anxiety, autism, Autism Blog, Autistic Adult, coming-of-age, growing up, Life, mental health, social phobia, young adult

An Anecdote from an Awkward, Anxious, Autistic Adult

As a soon-to-be-twenty-one-year-old adult, I was recently asked about my behavior as a child. It took quite a few moments to recollect my thoughts, as twenty-one years is a long amount of time to sift through. They asked me if I was an introvert or an extrovert, and how I behaved in friend groups, and I couldn’t quite explain it on the spot.

But looking back to my youth, I was outgoing to a certain degree. There would be moments, though, where I just didn’t want to speak and tried to hole away somewhere where people weren’t. Sometimes my emotions got the better of me and I’d say or do things that stuck out, that didn’t make sense, that embarrassed me, especially as a middle school girl trying to grow into her gangly arms and legs. I blamed it on being immature and on not having complete control of my feelings. Sometimes I was whisked out of my core classes and taken to a small room to talk about how to better be social.

But I didn’t truly even understand the reasoning why. I didn’t understand how different I was in comparison to everyone else. I thought that I was the “superior” one, and assumed that I’d hit puberty faster than my schoolmates. (Not even kidding on that one.) I was also embarrassed at the fact that I laughed at the crude jokes my middle school male classmates made, and that sometimes I blurted out things I was thinking but didn’t mean to say.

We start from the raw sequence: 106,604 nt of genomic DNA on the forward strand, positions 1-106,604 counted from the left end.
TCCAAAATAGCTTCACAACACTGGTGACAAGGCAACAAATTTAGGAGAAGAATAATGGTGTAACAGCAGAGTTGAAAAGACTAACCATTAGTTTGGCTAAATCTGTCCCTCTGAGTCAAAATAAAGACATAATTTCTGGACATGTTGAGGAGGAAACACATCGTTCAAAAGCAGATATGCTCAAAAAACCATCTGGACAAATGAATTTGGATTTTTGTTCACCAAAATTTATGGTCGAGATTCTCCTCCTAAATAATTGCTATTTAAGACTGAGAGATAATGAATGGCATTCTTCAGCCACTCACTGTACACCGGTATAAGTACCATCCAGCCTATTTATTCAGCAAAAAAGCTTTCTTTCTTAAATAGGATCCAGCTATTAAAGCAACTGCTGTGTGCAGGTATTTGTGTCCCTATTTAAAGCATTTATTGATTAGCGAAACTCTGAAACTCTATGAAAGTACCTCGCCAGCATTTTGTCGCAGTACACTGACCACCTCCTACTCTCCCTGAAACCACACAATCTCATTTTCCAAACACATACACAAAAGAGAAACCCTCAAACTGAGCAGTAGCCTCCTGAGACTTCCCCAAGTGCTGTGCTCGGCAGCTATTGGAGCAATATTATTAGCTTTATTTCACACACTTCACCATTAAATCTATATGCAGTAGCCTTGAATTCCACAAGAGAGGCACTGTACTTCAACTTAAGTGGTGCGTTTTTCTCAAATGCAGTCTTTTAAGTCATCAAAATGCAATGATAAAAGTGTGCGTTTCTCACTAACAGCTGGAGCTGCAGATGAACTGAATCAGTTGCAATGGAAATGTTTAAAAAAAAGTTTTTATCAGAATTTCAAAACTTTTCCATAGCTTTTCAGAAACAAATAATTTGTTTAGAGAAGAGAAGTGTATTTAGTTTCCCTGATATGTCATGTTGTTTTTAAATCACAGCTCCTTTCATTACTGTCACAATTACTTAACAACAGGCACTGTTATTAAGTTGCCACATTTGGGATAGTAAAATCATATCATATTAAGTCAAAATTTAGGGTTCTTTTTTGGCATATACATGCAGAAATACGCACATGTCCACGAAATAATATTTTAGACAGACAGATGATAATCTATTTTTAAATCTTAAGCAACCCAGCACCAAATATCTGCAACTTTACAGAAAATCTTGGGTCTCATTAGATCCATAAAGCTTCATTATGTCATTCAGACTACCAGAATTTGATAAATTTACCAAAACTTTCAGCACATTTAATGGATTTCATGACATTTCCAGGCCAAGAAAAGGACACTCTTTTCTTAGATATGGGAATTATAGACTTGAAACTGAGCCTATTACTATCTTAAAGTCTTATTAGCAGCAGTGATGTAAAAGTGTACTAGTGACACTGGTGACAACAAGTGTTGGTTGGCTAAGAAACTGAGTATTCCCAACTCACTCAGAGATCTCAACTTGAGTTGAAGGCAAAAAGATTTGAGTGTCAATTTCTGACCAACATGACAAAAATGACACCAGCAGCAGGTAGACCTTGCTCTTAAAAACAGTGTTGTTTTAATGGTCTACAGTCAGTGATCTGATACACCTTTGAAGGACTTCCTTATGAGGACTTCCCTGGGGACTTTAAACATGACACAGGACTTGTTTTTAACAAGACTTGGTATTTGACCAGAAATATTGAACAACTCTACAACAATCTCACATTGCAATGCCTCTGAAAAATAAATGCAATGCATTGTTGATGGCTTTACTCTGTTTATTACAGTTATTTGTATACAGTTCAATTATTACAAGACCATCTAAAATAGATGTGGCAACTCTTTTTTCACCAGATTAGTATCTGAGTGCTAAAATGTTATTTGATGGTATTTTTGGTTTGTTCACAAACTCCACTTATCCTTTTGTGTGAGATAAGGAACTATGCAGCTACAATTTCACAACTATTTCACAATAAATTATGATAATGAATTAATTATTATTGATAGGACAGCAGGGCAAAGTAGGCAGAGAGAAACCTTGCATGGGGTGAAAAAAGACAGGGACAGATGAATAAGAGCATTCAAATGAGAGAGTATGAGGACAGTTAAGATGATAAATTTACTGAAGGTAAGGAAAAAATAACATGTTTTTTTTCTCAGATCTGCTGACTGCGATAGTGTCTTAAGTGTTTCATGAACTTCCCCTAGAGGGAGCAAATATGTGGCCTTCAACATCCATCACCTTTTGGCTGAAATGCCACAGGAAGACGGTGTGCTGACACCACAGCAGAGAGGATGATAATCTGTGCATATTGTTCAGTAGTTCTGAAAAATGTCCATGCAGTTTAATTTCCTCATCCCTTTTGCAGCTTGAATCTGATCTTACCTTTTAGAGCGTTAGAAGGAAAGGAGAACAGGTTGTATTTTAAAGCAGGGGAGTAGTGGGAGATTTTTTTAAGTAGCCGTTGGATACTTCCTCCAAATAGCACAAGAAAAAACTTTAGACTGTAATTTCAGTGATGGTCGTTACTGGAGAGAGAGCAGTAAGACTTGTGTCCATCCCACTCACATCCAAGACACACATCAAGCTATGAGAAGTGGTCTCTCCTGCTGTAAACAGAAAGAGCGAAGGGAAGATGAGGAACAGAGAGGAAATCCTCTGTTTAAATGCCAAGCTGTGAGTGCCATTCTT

Looking back, now that I have the diagnosis of autism and now that I understand that anxiety seems to flow through my emotions like blood through my veins, it all makes sense. Since I process and respond to the outside world so differently, my response to my classmates when I was in elementary/middle school & how I acted seemingly irresponsibly and inappropriately now makes total sense.

Because I was made fun of for responding so differently, anxiety seemed to build roots in my mind and heart and still have yet to let go. I started feeling self-consious about what I said, and began holding my tongue so much so that as I matured and grew throughout my tween & teen years, I became the girl who sat in the back, the girl who didn’t raise her hand unless something truly interested her and she had something she felt was worthy enough to contribute. I became the girl who everyone called “shy” and “quiet” and “meek”. That became my personality trait that everyone knew.

That I didn’t talk because I was just that way.

That I didn’t contribute in class even though they all said what I had to say was important and valid.

That I didn’t really want to be included because I hated people.

In retrospect, I wish I had been told of my autism diagnosis, or even been diagnosed, early on in my life. I wish that, before I matured, I could have been explained why I am so different from most people.